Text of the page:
I am taking this opportunity to reach out to residents of City Council District 3, and particularly, those who live at the Desert Hope supportive housing complex located at 1310 Pecos St., and those in the surrounding neighborhood.
First, I want to thank the residents and business owners who live and work in this neighborhood for stepping up and pointing out the challenges they are facing. I appreciate the time each of you put into signing a petition, speaking at the City Council session on June 6th, recording your experiences to be shared with us, or attending the recent community-hosted meeting. This includes residents of Desert Hope, some of whom attended the meeting and shared their perspectives. Your willingness to commit yourself to bettering your neighborhood is commendable and appreciated.
I would like to provide updates on the ongoing efforts to remedy the problems you identified. As noted at the meeting, Desert Hope is a joint venture between the Mesilla Valley Public Housing Authority (MVPHA), Mesilla Valley Community of Hope (MVCH), and the City of Las Cruces. MVCH provides onsite support services to residents, as well as assisting them with referrals to off-site resources, such as medical appointments and specialized substance abuse treatment. MVPHA provides property management services, similar to the responsibilities of a landlord, along with onsite security. The City of Las Cruces does not participate directly in management of Desert Hope, but we are committed to the safety, security, and quality of life of the entire neighborhood.
As I have continued to look into this situation, I’ve learned that the issues are not wholly tied to Desert Hope. Many of the issues brought up are associated not with those living at the complex, but to people frequenting the surrounding area. To address the situation fully, we are working to identify strategies on and off the Desert Hope campus.
Since the community meeting on June 15th, the City (including the Las Cruces Police Department [LCPD]), MVCH, and MVPHA have been in continuous conversations to identify short- and long-term solutions to issues the neighborhood is experiencing.
- MVPHA has hired a new property manager, whose contract will begin on July 1st. This will enhance oversight of residents and boost communication with security personnel working within the complex.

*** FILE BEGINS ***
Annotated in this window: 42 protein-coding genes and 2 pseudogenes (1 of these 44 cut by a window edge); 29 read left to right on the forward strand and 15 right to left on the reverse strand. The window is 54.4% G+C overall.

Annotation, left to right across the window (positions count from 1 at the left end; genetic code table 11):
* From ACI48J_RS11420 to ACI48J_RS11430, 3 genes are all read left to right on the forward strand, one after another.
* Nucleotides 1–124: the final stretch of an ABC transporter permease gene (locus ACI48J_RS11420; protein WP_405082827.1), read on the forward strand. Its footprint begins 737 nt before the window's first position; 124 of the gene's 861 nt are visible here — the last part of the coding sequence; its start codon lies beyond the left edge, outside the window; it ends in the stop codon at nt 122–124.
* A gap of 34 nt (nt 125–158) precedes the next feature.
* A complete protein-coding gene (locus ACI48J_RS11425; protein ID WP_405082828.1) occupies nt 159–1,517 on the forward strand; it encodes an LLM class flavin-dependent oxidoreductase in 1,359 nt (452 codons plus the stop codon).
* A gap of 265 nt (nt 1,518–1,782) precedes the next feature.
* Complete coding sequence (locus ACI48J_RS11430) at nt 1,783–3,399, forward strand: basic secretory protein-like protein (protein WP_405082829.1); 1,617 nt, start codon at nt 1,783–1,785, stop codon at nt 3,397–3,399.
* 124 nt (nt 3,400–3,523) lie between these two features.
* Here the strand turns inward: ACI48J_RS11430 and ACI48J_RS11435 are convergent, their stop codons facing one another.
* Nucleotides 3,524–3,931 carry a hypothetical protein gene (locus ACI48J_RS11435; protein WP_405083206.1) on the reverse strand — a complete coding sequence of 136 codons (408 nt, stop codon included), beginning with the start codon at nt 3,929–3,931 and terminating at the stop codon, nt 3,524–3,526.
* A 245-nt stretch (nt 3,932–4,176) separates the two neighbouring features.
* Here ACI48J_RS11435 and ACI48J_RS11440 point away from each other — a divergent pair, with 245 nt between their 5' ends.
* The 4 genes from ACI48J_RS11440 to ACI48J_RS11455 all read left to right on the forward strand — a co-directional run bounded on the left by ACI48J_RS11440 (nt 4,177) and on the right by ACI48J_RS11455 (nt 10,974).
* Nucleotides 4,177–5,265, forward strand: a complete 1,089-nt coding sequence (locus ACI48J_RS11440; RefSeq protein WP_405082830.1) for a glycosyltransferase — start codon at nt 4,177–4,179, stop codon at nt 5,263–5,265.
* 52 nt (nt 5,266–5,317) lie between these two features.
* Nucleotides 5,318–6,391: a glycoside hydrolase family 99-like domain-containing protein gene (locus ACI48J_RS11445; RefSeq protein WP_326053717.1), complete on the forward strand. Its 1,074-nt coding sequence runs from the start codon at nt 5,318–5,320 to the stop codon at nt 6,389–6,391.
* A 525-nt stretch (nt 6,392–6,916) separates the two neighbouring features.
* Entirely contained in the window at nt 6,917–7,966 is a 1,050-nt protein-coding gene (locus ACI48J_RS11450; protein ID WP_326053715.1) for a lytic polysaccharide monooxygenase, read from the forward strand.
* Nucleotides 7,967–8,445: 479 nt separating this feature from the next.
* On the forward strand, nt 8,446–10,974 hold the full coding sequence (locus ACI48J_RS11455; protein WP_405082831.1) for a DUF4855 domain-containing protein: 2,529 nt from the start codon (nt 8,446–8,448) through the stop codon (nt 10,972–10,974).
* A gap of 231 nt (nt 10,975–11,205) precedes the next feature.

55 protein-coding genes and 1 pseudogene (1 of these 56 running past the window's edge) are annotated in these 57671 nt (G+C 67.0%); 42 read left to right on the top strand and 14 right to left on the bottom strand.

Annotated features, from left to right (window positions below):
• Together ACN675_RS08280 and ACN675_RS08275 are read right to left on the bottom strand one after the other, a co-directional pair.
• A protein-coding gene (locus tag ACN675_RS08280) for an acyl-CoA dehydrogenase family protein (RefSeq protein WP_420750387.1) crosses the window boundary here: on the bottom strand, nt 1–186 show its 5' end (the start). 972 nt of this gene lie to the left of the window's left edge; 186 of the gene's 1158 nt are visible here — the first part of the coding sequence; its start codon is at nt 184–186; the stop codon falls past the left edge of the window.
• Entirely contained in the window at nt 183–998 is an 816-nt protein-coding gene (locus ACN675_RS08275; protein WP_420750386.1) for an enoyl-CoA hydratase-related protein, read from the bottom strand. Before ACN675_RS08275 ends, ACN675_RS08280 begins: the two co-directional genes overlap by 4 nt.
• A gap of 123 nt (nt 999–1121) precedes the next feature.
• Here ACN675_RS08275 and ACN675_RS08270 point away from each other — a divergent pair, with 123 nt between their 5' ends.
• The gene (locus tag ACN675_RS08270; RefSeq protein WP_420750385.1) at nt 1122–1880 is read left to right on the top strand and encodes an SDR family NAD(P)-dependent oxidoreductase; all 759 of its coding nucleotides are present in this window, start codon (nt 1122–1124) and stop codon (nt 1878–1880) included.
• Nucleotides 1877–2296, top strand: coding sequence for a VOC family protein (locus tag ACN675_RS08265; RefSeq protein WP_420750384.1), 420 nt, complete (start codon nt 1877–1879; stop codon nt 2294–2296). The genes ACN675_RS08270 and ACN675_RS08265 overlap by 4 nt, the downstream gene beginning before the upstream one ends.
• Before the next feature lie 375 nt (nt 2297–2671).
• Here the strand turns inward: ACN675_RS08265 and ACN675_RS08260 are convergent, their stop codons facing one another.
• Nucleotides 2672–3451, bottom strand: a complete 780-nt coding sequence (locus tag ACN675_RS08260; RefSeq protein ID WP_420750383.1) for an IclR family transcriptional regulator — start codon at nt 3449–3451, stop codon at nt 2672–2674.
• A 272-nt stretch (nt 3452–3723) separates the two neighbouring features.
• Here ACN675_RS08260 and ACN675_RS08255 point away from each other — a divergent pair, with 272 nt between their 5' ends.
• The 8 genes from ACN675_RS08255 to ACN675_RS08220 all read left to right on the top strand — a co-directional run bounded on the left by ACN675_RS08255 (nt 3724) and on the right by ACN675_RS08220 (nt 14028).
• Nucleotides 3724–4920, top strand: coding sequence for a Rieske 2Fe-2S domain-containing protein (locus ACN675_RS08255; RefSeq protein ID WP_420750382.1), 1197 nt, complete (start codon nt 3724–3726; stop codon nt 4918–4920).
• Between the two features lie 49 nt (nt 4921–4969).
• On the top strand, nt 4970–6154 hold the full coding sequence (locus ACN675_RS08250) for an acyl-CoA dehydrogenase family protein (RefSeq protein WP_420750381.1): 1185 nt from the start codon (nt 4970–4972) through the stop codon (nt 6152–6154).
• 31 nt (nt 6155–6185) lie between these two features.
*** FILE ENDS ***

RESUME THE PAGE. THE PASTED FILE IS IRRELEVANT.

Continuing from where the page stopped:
- The City/LCPD has increased the presence of Community Outreach officers in the area. These officers work with residents, business owners, and vulnerable populations to address the types of problems the neighborhood is experiencing, such as trespassing, littering, and vandalism. LCPD has also mounted a security camera near Desert Hope, bolstering the complex’s current security camera system.
- LCPD will be working with area residents and business owners to establish a Neighborhood Watch group. This will increase law enforcement’s awareness of any illegal activity ongoing in the area. While living unhoused is not a crime, LCPD will address criminal offenses.
- Discussions are proceeding about the possibility of introducing a police substation in the area.
- MVCH’s Mano y Mano Day Labor program, which provides work opportunities for unhoused residents, along with supportive services, will be targeting the Desert Hope neighborhood for clean-up and maintenance operations. The City will soon be voting on expansion of this program, which will increase opportunities and benefits for all residents.
- MVCH has hired 1.5 staff to be onsite providing services to Desert Hope residents
- MVCH has an outreach team who is responding several times a week to clients who are experiencing homelessness around Desert Hope and the surrounding neighborhood and businesses.
- In the coming months, the City will be working on a plan to allocate and expend $1.7M in federal funding to assist individuals or households who are homeless, at risk of homelessness, and other vulnerable populations – providing housing, rental assistance, and supportive services, to reduce homelessness and increase housing stability for local residents.
I remain supportive of Desert Hope, and of the housing model it exemplifies. Residents of Desert Hope are members of this neighborhood and are key to workable, sustainable solutions. I will continue to work closely with all partners on these issues, and to provide updates as they evolve.
We are aiming to host a community meeting in mid-August to gather feedback on how these and other initial strategies are working. I will also share updates in the interim as things progress.
Please reach out to me at firstname.lastname@example.org or (575) 386-7541 with any questions or concerns.
Thank you –
Las Cruces City Councilor, District 3